As excited we are to find potential adopters for our horses, it is always more important to us that the match be right for all involved. Our adoption process is designed to ensure that both the horse and the adopter are right for each other, and we work hard to make sure that both parties are well acquainted with each other before the adoption becomes final. This includes multiple opportunities for both the rider and his or her trainer to meet and ride the horse, both at the beginning of the process as well as during the period in which we are busy checking references and performing the site visit. Sometimes things come up during this part of the process that stops the adoption. But even if there are no red flags or warning signs and an adoption proceeds, we still allow a 30 day trial period at the start of every adoption. This gives both the horse and its adopter a period of time to really test drive the adoption on site and make sure it’s a good match. During the 30 day trial, the adopter is free to return the horse to us for any reason and receive a full refund of the adoption fee.
We sent Misty out on a 30 day trial at the beginning of January with a young rider who had come out to Safe Harbor Stables and ridden Misty multiple times. Her trainer had come out to ride Misty and worked with the rider as well. Everything pointed to this as a good riding pair. Misty hit the ground running during her 30 day trial: she was put into the lesson program and even hauled to schooling shows. Everyone enjoyed riding her and she was good for her young rider. As a relatively young horse, Misty still needed work to improve her ground manners, and her adopters were well aware of this. They took on the task of learning to work through Misty’s impatience with standing in cross ties and holding her feet up for the farrier. Misty’s young rider had a great support team around her including her mom who grew up riding and owning horses and her trainers who were helping both with training on the ground and riding.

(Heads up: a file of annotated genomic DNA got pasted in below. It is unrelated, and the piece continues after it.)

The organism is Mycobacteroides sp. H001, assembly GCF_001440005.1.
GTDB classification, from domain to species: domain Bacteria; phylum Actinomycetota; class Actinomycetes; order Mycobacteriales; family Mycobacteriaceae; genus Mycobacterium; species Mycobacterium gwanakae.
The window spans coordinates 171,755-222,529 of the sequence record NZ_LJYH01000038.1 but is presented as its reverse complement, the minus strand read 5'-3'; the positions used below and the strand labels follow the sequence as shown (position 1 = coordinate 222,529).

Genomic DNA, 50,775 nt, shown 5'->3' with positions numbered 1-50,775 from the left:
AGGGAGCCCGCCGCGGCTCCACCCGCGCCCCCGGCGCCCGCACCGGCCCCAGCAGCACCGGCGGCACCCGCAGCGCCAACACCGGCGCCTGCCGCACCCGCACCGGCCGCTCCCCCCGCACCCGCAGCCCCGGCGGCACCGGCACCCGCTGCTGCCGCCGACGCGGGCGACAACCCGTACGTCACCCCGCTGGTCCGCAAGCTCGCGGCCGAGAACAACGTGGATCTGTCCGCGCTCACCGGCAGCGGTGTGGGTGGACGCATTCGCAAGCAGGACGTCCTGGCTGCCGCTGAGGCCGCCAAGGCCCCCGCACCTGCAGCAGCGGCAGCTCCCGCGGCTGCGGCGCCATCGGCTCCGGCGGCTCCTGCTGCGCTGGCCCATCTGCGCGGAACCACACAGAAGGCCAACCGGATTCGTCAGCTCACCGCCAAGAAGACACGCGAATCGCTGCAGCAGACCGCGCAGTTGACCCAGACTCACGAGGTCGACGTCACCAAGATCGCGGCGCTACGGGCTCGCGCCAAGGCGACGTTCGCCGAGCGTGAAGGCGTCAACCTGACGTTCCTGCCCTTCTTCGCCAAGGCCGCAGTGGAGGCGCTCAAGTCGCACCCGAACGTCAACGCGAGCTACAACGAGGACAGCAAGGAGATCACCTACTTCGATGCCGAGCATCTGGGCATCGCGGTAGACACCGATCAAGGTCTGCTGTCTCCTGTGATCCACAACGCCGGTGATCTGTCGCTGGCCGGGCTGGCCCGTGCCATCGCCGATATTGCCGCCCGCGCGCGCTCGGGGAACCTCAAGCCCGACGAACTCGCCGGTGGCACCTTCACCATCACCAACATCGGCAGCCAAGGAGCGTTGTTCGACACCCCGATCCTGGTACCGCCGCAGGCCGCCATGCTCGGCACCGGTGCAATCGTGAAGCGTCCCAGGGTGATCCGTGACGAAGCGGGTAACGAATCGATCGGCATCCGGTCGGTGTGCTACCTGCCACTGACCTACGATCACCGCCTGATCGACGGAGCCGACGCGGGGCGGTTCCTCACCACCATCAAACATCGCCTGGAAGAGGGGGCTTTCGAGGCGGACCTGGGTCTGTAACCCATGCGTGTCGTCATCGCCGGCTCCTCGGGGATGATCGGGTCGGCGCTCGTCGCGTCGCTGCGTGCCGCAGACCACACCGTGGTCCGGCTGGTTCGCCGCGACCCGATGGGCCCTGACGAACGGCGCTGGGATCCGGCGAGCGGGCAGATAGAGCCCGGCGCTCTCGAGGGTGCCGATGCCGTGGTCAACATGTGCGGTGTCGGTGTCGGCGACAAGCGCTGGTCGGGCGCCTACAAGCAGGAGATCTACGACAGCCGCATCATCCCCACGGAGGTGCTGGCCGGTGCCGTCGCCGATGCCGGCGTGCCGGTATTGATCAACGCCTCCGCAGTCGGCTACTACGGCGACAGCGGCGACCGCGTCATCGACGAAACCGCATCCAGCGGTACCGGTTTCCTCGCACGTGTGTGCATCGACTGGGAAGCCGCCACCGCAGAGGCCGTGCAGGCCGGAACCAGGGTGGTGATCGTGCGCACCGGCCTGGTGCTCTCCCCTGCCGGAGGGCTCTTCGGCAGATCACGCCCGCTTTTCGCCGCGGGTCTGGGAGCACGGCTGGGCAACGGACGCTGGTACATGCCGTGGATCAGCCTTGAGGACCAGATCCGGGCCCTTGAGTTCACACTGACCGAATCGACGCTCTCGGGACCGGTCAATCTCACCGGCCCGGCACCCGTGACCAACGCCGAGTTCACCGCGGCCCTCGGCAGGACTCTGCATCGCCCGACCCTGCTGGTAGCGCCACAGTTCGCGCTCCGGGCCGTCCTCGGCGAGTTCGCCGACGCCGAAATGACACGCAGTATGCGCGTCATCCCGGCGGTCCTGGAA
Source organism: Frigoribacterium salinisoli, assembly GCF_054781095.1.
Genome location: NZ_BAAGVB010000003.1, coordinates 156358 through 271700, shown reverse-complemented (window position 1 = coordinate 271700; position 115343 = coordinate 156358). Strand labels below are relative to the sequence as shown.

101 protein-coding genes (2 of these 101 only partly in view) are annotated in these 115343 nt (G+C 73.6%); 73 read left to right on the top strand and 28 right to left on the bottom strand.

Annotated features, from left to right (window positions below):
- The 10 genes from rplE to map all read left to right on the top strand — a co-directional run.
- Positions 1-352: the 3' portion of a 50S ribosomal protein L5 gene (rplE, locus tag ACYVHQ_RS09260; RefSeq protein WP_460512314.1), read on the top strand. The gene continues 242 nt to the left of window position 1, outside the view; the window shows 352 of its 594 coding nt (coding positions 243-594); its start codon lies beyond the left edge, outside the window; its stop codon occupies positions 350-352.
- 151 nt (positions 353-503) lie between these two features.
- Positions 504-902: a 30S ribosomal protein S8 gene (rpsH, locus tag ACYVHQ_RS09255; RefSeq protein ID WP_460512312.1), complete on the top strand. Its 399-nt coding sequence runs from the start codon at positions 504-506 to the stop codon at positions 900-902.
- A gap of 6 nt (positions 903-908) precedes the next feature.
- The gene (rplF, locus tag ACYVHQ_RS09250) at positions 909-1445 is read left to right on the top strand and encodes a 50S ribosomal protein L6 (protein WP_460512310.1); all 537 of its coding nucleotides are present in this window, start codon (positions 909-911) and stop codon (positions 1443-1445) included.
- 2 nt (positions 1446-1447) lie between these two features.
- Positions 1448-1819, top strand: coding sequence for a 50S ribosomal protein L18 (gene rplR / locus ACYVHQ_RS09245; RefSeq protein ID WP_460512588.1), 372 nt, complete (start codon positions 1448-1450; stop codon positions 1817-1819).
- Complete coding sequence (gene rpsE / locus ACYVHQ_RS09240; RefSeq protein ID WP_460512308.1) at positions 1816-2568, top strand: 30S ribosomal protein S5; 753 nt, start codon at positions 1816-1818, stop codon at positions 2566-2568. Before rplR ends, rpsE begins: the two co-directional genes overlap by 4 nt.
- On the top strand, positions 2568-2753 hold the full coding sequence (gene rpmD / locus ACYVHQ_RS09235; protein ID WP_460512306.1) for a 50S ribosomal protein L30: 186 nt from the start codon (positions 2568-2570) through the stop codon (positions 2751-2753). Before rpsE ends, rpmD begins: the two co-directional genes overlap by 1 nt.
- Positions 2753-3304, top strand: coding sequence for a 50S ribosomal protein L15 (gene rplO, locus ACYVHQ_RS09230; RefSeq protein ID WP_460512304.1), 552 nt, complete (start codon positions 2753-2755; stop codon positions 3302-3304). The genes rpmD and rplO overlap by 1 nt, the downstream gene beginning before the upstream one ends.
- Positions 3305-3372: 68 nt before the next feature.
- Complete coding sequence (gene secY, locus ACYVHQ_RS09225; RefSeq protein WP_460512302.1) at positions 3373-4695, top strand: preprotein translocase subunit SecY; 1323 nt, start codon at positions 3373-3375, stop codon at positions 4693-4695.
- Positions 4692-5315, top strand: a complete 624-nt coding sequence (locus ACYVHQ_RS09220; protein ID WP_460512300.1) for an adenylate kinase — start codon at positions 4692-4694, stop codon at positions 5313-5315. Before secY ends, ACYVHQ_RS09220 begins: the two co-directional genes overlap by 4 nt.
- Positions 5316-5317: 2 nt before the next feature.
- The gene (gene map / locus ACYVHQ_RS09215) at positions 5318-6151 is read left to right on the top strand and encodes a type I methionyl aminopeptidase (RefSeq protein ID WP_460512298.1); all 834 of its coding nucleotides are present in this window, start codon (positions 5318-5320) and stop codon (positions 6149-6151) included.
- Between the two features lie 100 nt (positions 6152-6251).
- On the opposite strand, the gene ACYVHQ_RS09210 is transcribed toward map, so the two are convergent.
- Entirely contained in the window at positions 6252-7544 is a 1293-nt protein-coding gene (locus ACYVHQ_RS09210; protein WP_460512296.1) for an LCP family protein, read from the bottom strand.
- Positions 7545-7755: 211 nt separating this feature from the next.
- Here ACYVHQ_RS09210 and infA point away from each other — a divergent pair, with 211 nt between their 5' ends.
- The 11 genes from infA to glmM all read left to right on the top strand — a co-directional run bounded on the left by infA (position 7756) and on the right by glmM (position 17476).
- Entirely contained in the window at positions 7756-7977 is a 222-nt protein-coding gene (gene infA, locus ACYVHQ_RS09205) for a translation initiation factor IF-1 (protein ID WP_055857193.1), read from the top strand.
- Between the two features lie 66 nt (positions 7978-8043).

Three weeks into the trial, her adopter wisely decided to do a pre-purchase evaluation with their veterinarian. Misty had had a few days off on the day of the vet exam, and she was very hot right from the start of the evaluation. She’d been brought in from the paddock, leaving her friends behind, and was tied up a stall. Unfortunately her tendency to be a herd bound mare overruled her manners, and she broke out of the ties and ran back to her pasture buddy. When they caught her, she was all jazzed up, and the vet did not feel comfortable continuing the examination. Understandably, Misty’s adopter’s mom was very shaken up by this incident, and made the difficult decision that even though things up until this point had been good, this was more than she could safely ask a 12 year old to be responsible for. We totally agreed, and Misty was returned to Safe Harbor last week.
When we send a horse on a trial period, we are as excited as the adopters that the horse has found what we believe is a good match. On the rare occasion that horse proves us wrong, we share deeply in the adopters’ disappointment. Had we reason to think that Misty would behave this way; we would not have allowed her to go to a junior rider. While it saddens us to have Misty returned, we are content to continue to work with her training and get her ready for adoption. We take this kind of behavior very seriously, and we are re-evaluating her ground manners. She is available again for adoption but will only be matched with adult riders who have experience working with young horses.